Student debt:

Lookee what happened after 2008.

42 percent of Americans who attended college, and , have incurred debt in order to finance a degree, says the Federal Reserve Board.

source: https://www.credit.com/personal-finance/average-student-loan-debt/

The next two slides are a bit ominous — one response from people looking for a job in 2008 was to go to grad school instead.

Will that be the choice for another generation of 2020 recent graduates who will find themselves in 2022 or 2026, once again job hunting, newly burdened with 50K or more of debt?

source: https://www.marketwatch.com/story/3-ways-the-great-recession-turned-americas-student-loan-problem-into-a-crisis-2018-09-06

Healthcare Costs

This situation is SO absurd it would be funny if it wasn’t so NOT funny.

In the current situation, the more money you make, the more you pay. So, if you do manage to get a raise, or start a business that actually makes money, you get to celebrate by paying higher premiums for yourself or employees. And we aren’t talking a few dollars here and there. This is a huge chunk out of a budget.

Here is one exception to the make-more, pay-more rule: Hospitals and insurance companies. In their case, it seems the more money you make, the more money you make.

Not surprisingly, healthcare expenses are one of the leading causes of bankruptcy in the US.

Consider this — the 30% of US adults with student loan debt are among our most educated citizens. They are the same people facing skyrocketing health insurance costs (see below).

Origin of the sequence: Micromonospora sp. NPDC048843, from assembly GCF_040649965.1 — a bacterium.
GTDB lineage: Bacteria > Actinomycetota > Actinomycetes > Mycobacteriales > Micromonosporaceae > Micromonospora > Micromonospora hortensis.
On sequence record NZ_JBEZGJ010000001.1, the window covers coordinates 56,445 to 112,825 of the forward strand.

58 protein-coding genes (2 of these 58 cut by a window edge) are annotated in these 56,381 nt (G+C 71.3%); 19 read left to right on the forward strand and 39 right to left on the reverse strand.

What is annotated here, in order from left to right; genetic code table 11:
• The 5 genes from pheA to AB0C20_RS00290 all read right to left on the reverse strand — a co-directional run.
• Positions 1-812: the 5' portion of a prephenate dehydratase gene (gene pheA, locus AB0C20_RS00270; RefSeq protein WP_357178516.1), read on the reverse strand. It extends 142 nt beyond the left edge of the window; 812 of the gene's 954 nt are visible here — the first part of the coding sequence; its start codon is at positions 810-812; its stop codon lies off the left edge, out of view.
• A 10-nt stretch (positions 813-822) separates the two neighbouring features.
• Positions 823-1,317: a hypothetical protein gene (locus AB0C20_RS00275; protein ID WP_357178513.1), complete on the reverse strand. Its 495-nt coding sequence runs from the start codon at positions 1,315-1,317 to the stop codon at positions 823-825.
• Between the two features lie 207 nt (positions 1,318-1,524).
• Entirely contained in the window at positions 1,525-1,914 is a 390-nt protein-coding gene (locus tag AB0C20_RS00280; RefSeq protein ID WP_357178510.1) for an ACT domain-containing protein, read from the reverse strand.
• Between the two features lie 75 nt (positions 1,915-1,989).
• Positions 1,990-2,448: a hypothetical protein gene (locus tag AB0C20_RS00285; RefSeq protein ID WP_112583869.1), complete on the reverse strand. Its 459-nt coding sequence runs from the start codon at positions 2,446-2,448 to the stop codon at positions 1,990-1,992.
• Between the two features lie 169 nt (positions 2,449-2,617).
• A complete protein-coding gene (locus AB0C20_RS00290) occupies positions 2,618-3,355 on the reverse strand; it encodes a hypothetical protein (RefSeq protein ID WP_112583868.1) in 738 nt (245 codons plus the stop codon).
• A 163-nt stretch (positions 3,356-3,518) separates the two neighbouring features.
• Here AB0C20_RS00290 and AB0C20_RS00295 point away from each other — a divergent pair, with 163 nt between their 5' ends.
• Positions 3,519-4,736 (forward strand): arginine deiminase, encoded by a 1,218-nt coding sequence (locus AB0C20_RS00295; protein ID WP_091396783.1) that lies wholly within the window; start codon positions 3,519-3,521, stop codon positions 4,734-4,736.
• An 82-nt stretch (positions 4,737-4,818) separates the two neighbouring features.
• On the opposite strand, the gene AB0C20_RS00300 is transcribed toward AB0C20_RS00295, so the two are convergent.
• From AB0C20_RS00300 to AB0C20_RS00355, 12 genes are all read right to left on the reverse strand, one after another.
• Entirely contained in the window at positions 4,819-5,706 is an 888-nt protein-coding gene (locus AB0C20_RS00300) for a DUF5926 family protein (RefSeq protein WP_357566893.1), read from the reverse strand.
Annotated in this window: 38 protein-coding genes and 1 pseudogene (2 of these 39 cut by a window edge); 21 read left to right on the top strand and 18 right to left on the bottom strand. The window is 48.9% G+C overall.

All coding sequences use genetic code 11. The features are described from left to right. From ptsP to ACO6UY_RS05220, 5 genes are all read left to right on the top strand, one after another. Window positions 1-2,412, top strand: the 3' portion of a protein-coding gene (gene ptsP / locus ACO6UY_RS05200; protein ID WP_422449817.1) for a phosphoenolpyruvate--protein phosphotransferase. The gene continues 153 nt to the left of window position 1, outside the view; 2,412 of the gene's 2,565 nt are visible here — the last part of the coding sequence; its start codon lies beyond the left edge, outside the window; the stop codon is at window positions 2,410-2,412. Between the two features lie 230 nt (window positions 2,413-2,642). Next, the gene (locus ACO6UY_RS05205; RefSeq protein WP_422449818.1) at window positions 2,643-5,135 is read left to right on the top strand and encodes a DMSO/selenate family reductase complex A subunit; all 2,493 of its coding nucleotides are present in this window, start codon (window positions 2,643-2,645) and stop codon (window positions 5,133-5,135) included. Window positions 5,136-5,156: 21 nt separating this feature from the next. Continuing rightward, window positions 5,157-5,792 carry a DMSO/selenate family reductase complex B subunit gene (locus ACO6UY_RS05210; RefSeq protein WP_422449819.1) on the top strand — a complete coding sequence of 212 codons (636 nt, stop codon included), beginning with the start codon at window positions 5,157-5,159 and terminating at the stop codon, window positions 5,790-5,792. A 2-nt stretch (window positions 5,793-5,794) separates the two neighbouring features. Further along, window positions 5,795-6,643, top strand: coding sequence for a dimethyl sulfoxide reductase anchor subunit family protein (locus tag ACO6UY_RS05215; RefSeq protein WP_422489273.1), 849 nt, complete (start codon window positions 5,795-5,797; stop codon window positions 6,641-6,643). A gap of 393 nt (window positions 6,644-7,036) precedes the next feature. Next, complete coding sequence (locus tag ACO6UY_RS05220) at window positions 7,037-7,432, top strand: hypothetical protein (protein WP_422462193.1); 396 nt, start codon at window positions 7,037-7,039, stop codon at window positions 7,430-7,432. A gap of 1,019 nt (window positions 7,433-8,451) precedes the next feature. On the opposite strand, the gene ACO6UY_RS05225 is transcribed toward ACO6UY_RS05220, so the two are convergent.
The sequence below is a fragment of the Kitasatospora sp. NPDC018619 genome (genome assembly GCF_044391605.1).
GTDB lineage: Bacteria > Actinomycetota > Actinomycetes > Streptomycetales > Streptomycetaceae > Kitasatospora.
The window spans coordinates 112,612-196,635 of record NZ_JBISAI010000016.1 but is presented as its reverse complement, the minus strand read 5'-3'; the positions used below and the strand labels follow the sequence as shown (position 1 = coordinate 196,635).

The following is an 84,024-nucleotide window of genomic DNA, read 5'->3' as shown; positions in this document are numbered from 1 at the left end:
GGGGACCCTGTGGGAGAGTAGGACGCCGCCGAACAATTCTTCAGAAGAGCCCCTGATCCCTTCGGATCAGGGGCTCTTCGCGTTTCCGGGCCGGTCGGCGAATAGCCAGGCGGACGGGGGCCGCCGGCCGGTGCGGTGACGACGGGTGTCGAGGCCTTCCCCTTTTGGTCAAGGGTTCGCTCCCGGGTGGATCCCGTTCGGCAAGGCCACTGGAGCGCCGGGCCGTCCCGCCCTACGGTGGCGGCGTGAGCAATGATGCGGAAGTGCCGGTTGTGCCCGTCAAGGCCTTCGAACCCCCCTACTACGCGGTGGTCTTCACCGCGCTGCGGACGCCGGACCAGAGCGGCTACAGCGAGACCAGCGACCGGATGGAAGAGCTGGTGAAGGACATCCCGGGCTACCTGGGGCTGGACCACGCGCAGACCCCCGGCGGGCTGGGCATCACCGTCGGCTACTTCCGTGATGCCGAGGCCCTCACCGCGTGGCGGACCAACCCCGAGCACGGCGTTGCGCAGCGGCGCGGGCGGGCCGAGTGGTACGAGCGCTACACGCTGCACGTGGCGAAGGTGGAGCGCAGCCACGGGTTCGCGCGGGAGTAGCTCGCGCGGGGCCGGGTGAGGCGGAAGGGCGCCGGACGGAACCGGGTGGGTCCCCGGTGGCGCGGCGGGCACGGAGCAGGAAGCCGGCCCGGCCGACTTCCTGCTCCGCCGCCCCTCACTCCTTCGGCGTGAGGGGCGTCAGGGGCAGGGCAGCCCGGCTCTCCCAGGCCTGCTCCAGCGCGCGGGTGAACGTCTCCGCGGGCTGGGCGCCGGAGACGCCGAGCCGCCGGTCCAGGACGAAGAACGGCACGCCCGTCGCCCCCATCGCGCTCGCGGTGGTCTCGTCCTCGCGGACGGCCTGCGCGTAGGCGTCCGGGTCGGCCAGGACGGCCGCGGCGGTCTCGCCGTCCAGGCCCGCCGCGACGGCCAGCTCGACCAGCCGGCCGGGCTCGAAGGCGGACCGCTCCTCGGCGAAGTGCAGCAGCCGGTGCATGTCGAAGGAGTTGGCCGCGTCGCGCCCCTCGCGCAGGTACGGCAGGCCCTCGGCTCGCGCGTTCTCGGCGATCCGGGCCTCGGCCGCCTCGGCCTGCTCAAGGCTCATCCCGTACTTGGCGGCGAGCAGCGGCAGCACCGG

At the same time, they may be wanting to start/raise a family, or start a business, or buy a home, or maybe even all at the same time.

Look at the way the increase in premiums for families outpaces the single coverage below. Oh, and those same families are supposed to be saving for retirement and bloated college tuition as well. #AmericanDream #FamilyValues

source: https://www.ncsl.org/research/health/health-insurance-premiums.aspx

So what is working?

By “working” I mean, on a national economy scale, not necessarily a fix for what ails the middle class, above.

One thing that we didn’t have in 2008 is a $4.7T Club, reflecting the tech and consumer goods delivery sectors of the economy that are absorbing some of the economic shock of COVID.

To wit, this also has happened since 2008:

By the way, that is not the best visual. Stacking the trendlines is confusing.

This is a better visual, showing relative performance, notably Apple’s heyday, rough patch, and resurgence:

source: https://www.cnbc.com/2020/01/31/apple-amazon-microsoft-and-alphabet-and-the-road-to-1-trillion.html

So what does any of this mean to you?

Quite simply, if you are building an audience and following online, empathy is key to breaking through the noise.

Put yourself in the shoes of your audience. What was their experience of 2008 like? How does that impact how they are feeling now?

Tell quick stories to drop hints that let your people know you understand their CONTEXT.

Example for a financial coach or HR consultant:

“So jazzed after my presentation to… (or, having virtual coffee with) so and so — we traded student debt war stories, who else out there is still paying for college?”

or, for B2B

“So jazzed after having virtual coffee with so and so — we talked about ways to help employees feel empowered while juggling health care premiums and still pay down their credit cards. I’ll be sharing more this week live on Zoom, sign up to join us!”

You can expand on these to paint a picture of the transformation you help them with and offer useful content that builds them up.

Not all at once, in every post, but over time.

Thanks for reading. Follow me to stay in touch and check out Impactoverse.com to see what else we are cooking up.